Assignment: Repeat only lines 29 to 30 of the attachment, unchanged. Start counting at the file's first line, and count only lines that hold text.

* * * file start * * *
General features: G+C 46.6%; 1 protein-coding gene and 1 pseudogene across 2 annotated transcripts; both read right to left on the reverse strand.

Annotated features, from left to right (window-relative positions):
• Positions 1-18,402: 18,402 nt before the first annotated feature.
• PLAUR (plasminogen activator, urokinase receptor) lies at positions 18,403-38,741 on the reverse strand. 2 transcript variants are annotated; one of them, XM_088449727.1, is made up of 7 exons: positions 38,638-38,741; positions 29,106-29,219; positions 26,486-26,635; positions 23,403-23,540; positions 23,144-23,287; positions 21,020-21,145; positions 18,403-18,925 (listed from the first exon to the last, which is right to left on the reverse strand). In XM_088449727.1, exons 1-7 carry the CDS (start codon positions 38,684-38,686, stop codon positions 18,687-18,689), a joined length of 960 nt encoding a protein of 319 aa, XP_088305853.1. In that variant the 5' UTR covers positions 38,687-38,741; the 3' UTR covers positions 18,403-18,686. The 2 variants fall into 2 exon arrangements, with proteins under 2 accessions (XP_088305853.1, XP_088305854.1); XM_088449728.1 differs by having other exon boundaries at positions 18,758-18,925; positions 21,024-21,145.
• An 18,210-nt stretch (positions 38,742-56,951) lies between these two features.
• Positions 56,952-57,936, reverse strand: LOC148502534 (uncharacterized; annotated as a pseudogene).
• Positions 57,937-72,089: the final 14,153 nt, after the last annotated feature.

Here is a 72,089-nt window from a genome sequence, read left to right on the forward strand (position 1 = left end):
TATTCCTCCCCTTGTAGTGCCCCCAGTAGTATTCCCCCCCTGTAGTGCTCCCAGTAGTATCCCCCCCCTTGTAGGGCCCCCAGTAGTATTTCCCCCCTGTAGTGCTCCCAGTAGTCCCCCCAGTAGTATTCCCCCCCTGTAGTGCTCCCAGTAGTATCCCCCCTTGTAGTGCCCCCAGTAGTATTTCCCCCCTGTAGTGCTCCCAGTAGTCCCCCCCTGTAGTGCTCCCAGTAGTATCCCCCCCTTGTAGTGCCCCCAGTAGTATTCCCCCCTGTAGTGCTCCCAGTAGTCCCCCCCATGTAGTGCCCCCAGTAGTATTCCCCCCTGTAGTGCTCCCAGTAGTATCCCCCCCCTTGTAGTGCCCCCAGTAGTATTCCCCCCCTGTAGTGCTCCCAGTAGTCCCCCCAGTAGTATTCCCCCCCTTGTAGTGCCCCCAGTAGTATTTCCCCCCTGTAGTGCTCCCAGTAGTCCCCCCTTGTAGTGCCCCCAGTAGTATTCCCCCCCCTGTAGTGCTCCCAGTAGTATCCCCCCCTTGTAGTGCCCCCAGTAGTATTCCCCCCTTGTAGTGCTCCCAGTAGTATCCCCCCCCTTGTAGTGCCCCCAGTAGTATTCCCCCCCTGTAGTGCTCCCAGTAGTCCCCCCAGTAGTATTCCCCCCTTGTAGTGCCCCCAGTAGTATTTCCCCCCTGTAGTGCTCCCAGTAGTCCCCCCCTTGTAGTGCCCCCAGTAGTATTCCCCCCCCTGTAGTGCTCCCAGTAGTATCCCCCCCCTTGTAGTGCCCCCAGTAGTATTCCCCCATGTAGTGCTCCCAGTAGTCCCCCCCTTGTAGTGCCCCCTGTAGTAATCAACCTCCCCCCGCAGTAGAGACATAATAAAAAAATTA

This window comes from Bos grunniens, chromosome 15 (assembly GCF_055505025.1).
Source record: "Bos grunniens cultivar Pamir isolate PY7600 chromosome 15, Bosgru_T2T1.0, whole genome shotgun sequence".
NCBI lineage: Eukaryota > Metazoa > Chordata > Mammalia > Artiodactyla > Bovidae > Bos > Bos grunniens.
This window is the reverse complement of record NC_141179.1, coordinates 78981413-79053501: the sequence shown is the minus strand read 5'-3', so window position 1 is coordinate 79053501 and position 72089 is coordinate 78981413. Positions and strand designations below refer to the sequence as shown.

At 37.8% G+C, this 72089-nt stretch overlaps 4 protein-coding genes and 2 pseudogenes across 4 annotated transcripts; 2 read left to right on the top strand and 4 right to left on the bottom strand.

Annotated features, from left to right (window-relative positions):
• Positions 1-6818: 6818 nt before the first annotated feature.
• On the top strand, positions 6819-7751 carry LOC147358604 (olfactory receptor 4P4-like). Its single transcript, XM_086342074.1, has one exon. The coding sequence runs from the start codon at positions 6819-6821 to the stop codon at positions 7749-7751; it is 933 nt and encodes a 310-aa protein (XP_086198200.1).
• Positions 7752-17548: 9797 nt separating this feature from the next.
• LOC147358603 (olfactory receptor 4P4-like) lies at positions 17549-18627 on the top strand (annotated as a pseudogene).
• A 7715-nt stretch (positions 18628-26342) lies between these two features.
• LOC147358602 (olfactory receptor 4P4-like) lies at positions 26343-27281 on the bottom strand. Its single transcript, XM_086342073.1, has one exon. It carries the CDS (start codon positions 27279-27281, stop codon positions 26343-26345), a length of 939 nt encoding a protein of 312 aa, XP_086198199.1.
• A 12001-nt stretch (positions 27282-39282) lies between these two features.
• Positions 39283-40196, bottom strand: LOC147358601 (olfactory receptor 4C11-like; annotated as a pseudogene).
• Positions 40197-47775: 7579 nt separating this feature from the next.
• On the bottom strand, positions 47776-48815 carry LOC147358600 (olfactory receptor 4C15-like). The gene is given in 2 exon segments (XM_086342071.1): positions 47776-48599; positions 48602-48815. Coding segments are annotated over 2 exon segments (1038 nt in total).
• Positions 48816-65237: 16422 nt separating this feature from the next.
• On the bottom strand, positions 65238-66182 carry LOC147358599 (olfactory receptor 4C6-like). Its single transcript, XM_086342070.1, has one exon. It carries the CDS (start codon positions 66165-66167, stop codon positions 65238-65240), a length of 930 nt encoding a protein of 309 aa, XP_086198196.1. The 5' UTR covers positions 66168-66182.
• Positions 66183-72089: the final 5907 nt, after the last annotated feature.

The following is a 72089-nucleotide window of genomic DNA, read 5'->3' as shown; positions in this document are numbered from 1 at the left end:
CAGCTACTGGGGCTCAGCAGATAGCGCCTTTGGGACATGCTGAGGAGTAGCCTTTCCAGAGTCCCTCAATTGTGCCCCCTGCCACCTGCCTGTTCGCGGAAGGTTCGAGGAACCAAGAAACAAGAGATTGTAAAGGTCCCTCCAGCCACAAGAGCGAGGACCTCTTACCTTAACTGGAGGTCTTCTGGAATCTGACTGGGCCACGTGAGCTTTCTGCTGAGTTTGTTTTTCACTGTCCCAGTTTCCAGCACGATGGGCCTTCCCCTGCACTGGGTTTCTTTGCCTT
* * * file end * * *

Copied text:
The following is a 72089-nucleotide window of genomic DNA, read 5'->3' as shown; positions in this document are numbered from 1 at the left end:
CAGCTACTGGGGCTCAGCAGATAGCGCCTTTGGGACATGCTGAGGAGTAGCCTTTCCAGAGTCCCTCAATTGTGCCCCCTGCCACCTGCCTGTTCGCGGAAGGTTCGAGGAACCAAGAAACAAGAGATTGTAAAGGTCCCTCCAGCCACAAGAGCGAGGACCTCTTACCTTAACTGGAGGTCTTCTGGAATCTGACTGGGCCACGTGAGCTTTCTGCTGAGTTTGTTTTTCACTGTCCCAGTTTCCAGCACGATGGGCCTTCCCCTGCACTGGGTTTCTTTGCCTT